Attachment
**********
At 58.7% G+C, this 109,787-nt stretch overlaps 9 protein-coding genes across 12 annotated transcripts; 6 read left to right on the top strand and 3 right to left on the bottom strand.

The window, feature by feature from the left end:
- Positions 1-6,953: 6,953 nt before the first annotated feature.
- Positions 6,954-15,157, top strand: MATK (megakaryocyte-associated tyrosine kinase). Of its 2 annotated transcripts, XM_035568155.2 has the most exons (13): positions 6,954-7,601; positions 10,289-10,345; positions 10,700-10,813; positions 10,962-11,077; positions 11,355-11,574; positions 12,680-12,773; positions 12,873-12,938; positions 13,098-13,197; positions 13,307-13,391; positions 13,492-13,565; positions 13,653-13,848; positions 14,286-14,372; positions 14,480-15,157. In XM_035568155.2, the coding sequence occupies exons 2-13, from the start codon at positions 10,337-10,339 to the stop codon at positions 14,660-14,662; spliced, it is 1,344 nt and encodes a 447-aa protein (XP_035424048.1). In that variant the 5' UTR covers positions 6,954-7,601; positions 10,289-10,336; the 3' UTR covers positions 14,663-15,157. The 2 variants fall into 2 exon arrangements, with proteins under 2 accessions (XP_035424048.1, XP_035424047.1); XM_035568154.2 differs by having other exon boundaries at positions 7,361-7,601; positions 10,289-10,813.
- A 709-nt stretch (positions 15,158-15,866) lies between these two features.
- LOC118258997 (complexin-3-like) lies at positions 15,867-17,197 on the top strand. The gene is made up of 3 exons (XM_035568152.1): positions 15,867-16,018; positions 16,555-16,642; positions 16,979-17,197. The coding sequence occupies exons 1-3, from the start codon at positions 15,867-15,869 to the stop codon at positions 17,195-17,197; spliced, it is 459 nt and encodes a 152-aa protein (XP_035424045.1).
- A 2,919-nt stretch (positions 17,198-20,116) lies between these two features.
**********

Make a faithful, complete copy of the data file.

At 58.7% G+C, this 109,787-nt stretch overlaps 9 protein-coding genes across 12 annotated transcripts; 6 read left to right on the top strand and 3 right to left on the bottom strand.

The window, feature by feature from the left end:
- Positions 1-6,953: 6,953 nt before the first annotated feature.
- Positions 6,954-15,157, top strand: MATK (megakaryocyte-associated tyrosine kinase). Of its 2 annotated transcripts, XM_035568155.2 has the most exons (13): positions 6,954-7,601; positions 10,289-10,345; positions 10,700-10,813; positions 10,962-11,077; positions 11,355-11,574; positions 12,680-12,773; positions 12,873-12,938; positions 13,098-13,197; positions 13,307-13,391; positions 13,492-13,565; positions 13,653-13,848; positions 14,286-14,372; positions 14,480-15,157. In XM_035568155.2, the coding sequence occupies exons 2-13, from the start codon at positions 10,337-10,339 to the stop codon at positions 14,660-14,662; spliced, it is 1,344 nt and encodes a 447-aa protein (XP_035424048.1). In that variant the 5' UTR covers positions 6,954-7,601; positions 10,289-10,336; the 3' UTR covers positions 14,663-15,157. The 2 variants fall into 2 exon arrangements, with proteins under 2 accessions (XP_035424048.1, XP_035424047.1); XM_035568154.2 differs by having other exon boundaries at positions 7,361-7,601; positions 10,289-10,813.
- A 709-nt stretch (positions 15,158-15,866) lies between these two features.
- LOC118258997 (complexin-3-like) lies at positions 15,867-17,197 on the top strand. The gene is made up of 3 exons (XM_035568152.1): positions 15,867-16,018; positions 16,555-16,642; positions 16,979-17,197. The coding sequence occupies exons 1-3, from the start codon at positions 15,867-15,869 to the stop codon at positions 17,195-17,197; spliced, it is 459 nt and encodes a 152-aa protein (XP_035424045.1).
- A 2,919-nt stretch (positions 17,198-20,116) lies between these two features.